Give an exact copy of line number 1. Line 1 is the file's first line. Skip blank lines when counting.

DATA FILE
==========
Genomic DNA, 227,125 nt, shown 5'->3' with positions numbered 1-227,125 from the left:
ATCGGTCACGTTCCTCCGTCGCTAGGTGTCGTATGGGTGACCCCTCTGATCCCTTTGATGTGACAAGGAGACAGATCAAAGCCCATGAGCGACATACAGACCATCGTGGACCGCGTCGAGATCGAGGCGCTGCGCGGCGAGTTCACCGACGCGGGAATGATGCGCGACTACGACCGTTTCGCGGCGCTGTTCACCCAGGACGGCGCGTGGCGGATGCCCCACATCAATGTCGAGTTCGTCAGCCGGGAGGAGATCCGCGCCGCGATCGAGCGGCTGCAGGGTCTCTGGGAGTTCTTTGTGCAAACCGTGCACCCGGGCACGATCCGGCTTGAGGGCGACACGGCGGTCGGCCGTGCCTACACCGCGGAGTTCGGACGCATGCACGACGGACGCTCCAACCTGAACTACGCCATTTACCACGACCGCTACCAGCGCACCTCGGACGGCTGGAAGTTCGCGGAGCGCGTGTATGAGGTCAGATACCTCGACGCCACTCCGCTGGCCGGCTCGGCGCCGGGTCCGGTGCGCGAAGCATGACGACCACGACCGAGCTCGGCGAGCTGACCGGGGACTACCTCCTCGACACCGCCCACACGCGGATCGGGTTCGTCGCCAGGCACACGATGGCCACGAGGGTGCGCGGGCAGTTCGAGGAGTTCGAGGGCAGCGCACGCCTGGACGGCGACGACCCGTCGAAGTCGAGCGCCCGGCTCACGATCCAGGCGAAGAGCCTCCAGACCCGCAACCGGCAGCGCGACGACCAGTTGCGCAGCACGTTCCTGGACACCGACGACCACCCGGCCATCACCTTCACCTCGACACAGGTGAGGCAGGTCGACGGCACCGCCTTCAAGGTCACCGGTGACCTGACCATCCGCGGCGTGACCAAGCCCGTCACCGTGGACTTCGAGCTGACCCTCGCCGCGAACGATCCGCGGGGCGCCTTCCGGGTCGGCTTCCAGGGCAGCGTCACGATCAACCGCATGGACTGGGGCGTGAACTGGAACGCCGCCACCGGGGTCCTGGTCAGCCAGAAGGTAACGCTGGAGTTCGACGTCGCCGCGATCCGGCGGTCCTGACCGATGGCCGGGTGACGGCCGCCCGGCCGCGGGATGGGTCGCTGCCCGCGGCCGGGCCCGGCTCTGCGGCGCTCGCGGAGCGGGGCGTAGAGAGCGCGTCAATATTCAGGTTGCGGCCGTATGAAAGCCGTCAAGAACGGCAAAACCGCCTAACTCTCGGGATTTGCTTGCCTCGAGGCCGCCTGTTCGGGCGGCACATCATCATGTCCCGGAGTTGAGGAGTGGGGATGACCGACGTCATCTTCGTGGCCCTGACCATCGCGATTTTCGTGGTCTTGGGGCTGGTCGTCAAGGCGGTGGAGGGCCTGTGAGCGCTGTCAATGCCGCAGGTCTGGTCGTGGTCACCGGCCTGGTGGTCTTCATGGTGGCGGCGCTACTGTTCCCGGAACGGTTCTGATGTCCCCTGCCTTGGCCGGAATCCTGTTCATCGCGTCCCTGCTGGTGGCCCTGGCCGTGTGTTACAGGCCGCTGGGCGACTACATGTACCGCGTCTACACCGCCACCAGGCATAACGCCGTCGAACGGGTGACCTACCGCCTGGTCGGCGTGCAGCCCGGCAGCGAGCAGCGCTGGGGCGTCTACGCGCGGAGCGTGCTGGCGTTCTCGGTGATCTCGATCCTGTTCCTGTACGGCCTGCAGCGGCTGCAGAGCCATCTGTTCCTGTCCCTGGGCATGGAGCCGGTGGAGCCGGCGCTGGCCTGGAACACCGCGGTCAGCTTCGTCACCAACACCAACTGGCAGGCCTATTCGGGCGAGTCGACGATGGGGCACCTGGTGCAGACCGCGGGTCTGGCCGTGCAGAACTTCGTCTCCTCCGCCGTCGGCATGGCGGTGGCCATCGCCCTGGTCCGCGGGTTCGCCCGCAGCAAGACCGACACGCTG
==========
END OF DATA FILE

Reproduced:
Genomic DNA, 227,125 nt, shown 5'->3' with positions numbered 1-227,125 from the left: